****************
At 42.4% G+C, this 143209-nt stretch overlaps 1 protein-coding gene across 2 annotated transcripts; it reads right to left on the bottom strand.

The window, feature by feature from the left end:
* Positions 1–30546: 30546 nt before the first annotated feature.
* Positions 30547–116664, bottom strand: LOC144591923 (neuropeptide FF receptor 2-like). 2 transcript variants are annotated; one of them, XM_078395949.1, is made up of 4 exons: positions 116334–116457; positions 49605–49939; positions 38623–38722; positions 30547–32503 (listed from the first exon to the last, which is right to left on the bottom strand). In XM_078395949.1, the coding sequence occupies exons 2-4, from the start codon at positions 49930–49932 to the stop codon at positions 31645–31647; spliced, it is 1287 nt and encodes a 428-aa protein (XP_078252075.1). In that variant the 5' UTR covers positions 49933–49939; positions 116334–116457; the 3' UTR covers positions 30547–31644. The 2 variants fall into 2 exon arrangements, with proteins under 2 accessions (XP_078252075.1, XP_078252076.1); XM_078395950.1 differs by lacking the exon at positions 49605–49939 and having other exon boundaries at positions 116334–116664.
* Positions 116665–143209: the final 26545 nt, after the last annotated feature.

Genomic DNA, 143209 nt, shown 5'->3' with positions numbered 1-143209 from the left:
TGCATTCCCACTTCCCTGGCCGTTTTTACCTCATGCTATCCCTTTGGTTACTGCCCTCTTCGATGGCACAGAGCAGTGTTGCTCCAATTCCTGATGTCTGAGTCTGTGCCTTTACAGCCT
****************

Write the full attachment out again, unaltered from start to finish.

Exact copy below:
At 42.4% G+C, this 143209-nt stretch overlaps 1 protein-coding gene across 2 annotated transcripts; it reads right to left on the bottom strand.

The window, feature by feature from the left end:
* Positions 1–30546: 30546 nt before the first annotated feature.
* Positions 30547–116664, bottom strand: LOC144591923 (neuropeptide FF receptor 2-like). 2 transcript variants are annotated; one of them, XM_078395949.1, is made up of 4 exons: positions 116334–116457; positions 49605–49939; positions 38623–38722; positions 30547–32503 (listed from the first exon to the last, which is right to left on the bottom strand). In XM_078395949.1, the coding sequence occupies exons 2-4, from the start codon at positions 49930–49932 to the stop codon at positions 31645–31647; spliced, it is 1287 nt and encodes a 428-aa protein (XP_078252075.1). In that variant the 5' UTR covers positions 49933–49939; positions 116334–116457; the 3' UTR covers positions 30547–31644. The 2 variants fall into 2 exon arrangements, with proteins under 2 accessions (XP_078252075.1, XP_078252076.1); XM_078395950.1 differs by lacking the exon at positions 49605–49939 and having other exon boundaries at positions 116334–116664.
* Positions 116665–143209: the final 26545 nt, after the last annotated feature.

Genomic DNA, 143209 nt, shown 5'->3' with positions numbered 1-143209 from the left:
TGCATTCCCACTTCCCTGGCCGTTTTTACCTCATGCTATCCCTTTGGTTACTGCCCTCTTCGATGGCACAGAGCAGTGTTGCTCCAATTCCTGATGTCTGAGTCTGTGCCTTTACAGCCT